Bees in Fiji point to new evolutionary answers

Close up image of Fijian bee.

(EurekAlert/Flinders University) The adaptation to new habitats and niches is often assumed to drive the diversification of species. But rare bees found in high mountain areas of Fiji provide evidence that they have evolved into many species, despite the fact they can’t readily adapt to different habitats. “Perhaps, if Darwin had studied Fijian bees instead of Galapagos finches, he might have come to rather different conclusions about the origin of species.”

Some flowers have learned to bounce back after injury

Image of flowers and moth.

(EurekAlert/University of Portsmouth) Mechanical accidents happen to plants fairly often and can, in some cases, stop the plant from being able to attract pollinating insects and so, make seeds. But according to a new study some flowers have a remarkable and previously unknown ability to bounce back after injury, bending and twisting themselves back into the best possible position to ensure successful reproduction within 10 to 48 hours of being knocked over.

Bumble bee experiments in lockdown

Image of hand holding a bumble bee in a vial.

(Jeremy Hemberger) The chaos brought about by the global coronavirus pandemic has not only claimed lives, it has disrupted experiments in labs across the world. Some scientists can thankfully carry on their pieces of work at home or in back yards, including those of us who study bumble bees. This post lays out the supplies needed to rear bumble bees on a budget at home, how to capture and install queens, providing colonies optimal conditions, and some hints that might make troubleshooting issues easier.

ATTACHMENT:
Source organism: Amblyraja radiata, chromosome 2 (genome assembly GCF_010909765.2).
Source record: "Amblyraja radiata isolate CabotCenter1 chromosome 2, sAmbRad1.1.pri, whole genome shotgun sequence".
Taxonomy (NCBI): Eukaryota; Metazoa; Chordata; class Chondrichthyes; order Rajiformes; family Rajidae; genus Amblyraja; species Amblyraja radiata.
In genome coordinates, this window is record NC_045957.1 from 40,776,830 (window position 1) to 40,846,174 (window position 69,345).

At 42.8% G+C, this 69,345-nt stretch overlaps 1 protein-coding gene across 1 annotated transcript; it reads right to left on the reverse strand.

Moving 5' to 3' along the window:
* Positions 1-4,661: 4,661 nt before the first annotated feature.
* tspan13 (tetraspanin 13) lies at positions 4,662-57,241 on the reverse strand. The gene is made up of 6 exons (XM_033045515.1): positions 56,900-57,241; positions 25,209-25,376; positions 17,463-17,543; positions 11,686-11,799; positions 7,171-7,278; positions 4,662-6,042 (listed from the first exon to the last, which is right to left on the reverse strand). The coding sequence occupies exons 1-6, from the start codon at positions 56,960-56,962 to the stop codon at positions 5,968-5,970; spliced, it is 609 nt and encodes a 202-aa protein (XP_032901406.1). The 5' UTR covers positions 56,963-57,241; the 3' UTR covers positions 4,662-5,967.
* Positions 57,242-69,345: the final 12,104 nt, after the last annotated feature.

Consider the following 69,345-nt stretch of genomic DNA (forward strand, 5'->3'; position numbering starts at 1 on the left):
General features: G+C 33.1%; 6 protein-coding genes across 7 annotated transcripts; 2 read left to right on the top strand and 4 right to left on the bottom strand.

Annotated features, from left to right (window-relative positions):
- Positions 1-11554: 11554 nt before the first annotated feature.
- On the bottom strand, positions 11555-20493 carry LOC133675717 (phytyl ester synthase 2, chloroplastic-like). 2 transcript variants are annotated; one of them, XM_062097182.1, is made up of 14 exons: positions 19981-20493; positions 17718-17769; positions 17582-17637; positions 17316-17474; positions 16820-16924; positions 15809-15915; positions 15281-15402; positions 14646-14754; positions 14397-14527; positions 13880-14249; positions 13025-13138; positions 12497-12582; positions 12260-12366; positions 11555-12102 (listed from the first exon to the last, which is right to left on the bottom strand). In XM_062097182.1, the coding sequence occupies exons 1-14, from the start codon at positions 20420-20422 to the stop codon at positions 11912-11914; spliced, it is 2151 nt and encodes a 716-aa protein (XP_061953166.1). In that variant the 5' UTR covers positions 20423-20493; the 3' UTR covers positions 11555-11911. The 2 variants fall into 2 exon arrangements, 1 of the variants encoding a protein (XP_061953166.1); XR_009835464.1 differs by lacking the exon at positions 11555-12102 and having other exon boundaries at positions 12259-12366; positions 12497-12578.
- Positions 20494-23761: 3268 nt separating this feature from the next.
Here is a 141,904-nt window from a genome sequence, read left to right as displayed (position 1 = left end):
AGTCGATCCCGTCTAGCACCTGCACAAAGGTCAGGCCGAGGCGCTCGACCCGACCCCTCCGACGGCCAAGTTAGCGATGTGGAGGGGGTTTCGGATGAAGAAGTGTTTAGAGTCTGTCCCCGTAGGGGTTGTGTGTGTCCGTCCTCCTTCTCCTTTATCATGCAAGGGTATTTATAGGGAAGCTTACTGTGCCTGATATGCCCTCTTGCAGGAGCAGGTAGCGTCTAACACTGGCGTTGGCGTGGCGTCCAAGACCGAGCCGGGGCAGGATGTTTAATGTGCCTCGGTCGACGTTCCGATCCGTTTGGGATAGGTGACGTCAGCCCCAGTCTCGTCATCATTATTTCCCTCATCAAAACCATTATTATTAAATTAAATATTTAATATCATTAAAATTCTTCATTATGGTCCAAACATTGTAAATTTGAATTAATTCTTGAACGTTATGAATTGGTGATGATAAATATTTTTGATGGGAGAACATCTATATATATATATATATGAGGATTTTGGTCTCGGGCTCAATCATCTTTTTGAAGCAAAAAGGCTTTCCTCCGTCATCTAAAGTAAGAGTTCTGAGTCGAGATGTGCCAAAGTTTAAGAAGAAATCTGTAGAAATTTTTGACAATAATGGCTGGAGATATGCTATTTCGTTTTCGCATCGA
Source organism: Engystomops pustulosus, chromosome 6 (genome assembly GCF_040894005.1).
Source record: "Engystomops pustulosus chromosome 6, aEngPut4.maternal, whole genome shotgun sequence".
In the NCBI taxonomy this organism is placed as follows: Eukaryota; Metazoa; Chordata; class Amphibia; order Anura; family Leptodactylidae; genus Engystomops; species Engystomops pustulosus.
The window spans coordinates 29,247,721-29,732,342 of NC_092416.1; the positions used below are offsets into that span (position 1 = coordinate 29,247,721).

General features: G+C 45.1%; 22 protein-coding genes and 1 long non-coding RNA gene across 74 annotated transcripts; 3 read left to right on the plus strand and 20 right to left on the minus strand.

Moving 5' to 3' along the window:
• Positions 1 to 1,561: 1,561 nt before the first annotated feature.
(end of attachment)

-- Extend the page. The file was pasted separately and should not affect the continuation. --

WSU scientists enlist citizens in hunt for giant, bee-killing hornet

Image of Asian giant hornet.

(Washington State University) In the first-ever sightings in the U.S., the Washington State Department of Agriculture verified two reports and received two unconfirmed reports of the Asian giant hornet late last year. WSDA scientists are now working with WSU researchers, beekeepers and citizens to find, trap and eradicate the pest. At home in the forests and low mountains of eastern and southeast Asia, the hornet feeds on large insects, including native wasps and bees. In Japan, it devastates the European honey bee, which has no effective defense.

Museum of the Earth’s bees exhibit is now online

Image of bee exhibit in museum.

(Museum of the Earth) The current special exhibit at the Museum of the Earth in Ithaca, New York, is “Bees! Diversity, Evolution, Conservation”. While the museum has made the decision to keep the physical building closed until further notice, they are pleased to announce that an online version of the exhibit is now available. The physical exhibit was developed in conjunction with Bryan Danforth, professor and chair of the Department of Entomology at Cornell University.

Rolled cardboard makes a handy insect-sampling tool

Image of rolled cardboard trap tied to tree.

(Entomology Today) Collecting information on insects and other small arthropods is time-consuming and expensive. The methods used to collect arthropods living in the microhabitats of trees can be especially challenging – and destructive. But a group of Israeli researchers have developed a simple and seemingly effective arthropod trap: rolled-up tubes of corrugated cardboard tied to trees with string. They captured numerous types of insects including cockroaches, spiders, wasps and bees.